The first course Curtis Francois was concerned about navigating safely after purchasing a sprawling racetrack was the parking lot filled with giant weeds that were an impediment for drivers.
Soon after, World Wide Technology Raceway was the site of NHRA’s largest drag racing event. Then a NASCAR Truck Series race. Then an IndyCar spectacle.
That building process culminated with the addition of a NASCAR Cup Series race for June 5, 2022, marking the final and biggest link in establishing WWTR’s national prestige in the racing world.
After a press conference to announce the race Wednesday, Francois recalled the first days he ventured around the grounds in Madison, Ill., and the growth of crowds as races were added to the schedule.
“That helped with NASCAR taking notice that there’s something different taking place in St. Louis,” he said. “There was a different energy at this racetrack.”
The longheld dream of bringing the country’s top racing series to the track was acknowledged at an event that included civic and business leaders, politicians, local sports legends and a video appearance by NASCAR driver Kyle Larson.
Francois compared the Cup series to having the World Series or Stanley Cup Finals in town every year.
He does not expect the race, tentatively called the NASCAR Gateway Cup, to be a one-year event, although a NASCAR spokesman declined to say if a contract exists for multiple years.
“A lot of the schedule is now on a year-to-year basis,” said Ben Kennedy, NASCAR’s senior vice president of strategy and innovation. “If it’s successful, which I’m sure it will be, it could be a long-term venue and market for us. St. Louis and the Midwest are hungry for NASCAR racing.”
The race will be one of 38 on the schedule next year, including two at Kansas Speedway and one at Indianapolis and Nashville.
WWTR was the site of NASCAR races in the Xfinity series, the stepping stone to the Cup series, from 1997 to 2010. The truck series has been at the track every year since 1998 except when operations shut down from 2011 to ’13.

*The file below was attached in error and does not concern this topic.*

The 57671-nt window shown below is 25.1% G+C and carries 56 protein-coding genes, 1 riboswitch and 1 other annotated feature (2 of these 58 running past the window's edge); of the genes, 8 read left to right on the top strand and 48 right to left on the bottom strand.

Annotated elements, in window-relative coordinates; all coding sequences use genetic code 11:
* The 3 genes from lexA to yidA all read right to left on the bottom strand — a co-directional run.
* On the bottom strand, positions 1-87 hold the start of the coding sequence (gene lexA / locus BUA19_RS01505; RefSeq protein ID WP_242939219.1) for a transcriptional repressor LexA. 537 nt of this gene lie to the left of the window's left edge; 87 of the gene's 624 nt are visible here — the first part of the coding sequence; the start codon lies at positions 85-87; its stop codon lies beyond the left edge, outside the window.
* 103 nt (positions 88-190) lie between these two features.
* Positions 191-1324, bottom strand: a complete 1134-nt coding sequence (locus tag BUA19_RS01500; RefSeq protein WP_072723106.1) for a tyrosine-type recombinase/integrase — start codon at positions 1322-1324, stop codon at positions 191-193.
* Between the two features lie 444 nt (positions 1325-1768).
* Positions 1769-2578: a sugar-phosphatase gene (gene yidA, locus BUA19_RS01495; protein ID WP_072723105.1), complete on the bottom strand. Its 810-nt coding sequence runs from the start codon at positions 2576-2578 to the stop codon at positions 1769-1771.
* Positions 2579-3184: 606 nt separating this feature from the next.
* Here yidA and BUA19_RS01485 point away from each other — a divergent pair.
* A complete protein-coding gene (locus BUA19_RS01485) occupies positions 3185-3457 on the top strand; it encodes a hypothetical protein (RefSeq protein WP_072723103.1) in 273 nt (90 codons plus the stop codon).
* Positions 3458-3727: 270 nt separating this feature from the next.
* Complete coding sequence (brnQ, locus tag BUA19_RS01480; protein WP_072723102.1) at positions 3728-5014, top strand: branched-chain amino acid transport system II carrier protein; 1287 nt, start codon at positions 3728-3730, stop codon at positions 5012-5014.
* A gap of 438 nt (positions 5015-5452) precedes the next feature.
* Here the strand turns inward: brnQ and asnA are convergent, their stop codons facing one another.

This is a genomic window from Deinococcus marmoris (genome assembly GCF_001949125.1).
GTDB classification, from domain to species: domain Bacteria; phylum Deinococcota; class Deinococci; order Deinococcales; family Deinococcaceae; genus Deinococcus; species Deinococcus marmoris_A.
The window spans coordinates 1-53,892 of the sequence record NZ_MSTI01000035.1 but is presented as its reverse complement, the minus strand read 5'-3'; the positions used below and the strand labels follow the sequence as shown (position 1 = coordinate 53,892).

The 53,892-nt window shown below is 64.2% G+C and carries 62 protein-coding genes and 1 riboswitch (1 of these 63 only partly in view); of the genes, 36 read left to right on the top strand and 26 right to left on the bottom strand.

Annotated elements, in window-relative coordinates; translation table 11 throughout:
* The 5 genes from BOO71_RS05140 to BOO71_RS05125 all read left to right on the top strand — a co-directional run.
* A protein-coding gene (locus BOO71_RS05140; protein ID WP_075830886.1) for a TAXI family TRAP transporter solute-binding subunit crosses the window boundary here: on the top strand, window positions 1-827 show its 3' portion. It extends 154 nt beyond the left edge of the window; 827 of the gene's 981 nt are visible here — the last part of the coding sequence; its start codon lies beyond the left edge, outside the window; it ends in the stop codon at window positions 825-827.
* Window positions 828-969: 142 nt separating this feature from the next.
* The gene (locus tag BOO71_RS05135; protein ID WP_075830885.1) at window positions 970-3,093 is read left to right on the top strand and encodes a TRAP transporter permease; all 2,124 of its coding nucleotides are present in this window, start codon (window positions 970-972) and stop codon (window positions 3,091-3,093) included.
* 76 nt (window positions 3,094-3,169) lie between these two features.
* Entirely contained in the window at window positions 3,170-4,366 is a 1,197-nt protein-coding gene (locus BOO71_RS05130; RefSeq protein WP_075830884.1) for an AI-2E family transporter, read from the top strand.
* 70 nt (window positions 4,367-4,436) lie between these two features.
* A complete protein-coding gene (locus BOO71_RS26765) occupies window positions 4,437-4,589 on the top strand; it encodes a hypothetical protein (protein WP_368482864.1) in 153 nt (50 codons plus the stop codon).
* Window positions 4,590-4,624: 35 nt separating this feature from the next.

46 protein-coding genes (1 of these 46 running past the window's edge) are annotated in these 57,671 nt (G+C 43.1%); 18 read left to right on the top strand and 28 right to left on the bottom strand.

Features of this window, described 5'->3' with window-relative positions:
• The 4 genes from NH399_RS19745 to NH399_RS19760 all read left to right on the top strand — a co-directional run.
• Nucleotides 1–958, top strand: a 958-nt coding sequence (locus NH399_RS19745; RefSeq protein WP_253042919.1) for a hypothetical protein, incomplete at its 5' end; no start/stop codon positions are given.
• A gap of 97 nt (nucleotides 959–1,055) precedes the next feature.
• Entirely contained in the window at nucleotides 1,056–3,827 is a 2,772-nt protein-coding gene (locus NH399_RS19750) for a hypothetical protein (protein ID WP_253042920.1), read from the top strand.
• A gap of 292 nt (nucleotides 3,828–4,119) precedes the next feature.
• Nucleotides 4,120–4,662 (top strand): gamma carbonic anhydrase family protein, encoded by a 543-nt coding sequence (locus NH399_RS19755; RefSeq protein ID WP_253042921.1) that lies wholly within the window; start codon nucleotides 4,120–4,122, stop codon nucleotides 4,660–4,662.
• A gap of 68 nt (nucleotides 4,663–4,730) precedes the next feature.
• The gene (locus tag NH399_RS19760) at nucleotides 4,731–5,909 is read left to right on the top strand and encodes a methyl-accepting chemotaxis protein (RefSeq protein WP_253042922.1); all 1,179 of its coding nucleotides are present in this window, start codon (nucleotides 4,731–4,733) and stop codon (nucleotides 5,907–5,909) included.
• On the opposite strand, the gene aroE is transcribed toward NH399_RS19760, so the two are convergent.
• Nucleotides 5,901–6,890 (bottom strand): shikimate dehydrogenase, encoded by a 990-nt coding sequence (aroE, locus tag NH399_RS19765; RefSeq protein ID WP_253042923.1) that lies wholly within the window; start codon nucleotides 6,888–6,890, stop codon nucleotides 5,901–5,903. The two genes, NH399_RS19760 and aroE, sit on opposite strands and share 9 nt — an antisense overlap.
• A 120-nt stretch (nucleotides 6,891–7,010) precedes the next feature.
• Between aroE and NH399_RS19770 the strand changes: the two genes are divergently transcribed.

Francois envisions a similar run for the Cup series.
“If you look at the history of how NASCAR operates, they don’t do short-term deals, which is great for St. Louis,” he said. “I have no doubt we’ll do a tremendous job. I have great confidence looking at the future of NASCAR.”
Francois purchased the track 10 years ago after it briefly sat dormant. The previous owner was Dover Motorsports. The presence of a local owner has allowed for greater growth during Francois’ time at the helm.
In addition to the NASCAR trucks and NHRA drag racing events, WWTR added an IndyCar race in 2017 for the first time under Francois. That race has drawn as many as 50,000 fans in 2019.
The 1 ¼-mile oval seats 57,000 fans – 40,000 in the grandstands along the straightaway and 17,000 in turn 2. That will remain the capacity for the Cup race.
“That’s perfect,” Francois said. “If we had to build a track to open 22 years ago, we wouldn’t change a thing. We were fortunate that NASCAR has moved to smaller tracks and seating capacities. It maintains the energy and value of the seats. Twenty years ago, it was ‘Let’s get as many as possible in.’”
Kennedy said the facility will need only minor renovations for the race. The track was re-surfaced in 2017 after 20 years soon after IndyCar drivers reported their tires were being cut in practice for that year’s race. The original asphalt was torn out and a three-inch-thick track put in place.
Among those still competing in the Cup series who have won races at WWTR in the last 25 years are Martin Truex Jr., Kevin Harvick, Bubba Wallace, Christopher Bell and Brad Keselowski.
“I’ve always wanted to get a chance to race at (WWTR),” Larson said during his video appearance and the press conference. “I’ve raced at Pevely and the dome. So, I’m excited to get a Cup race there.”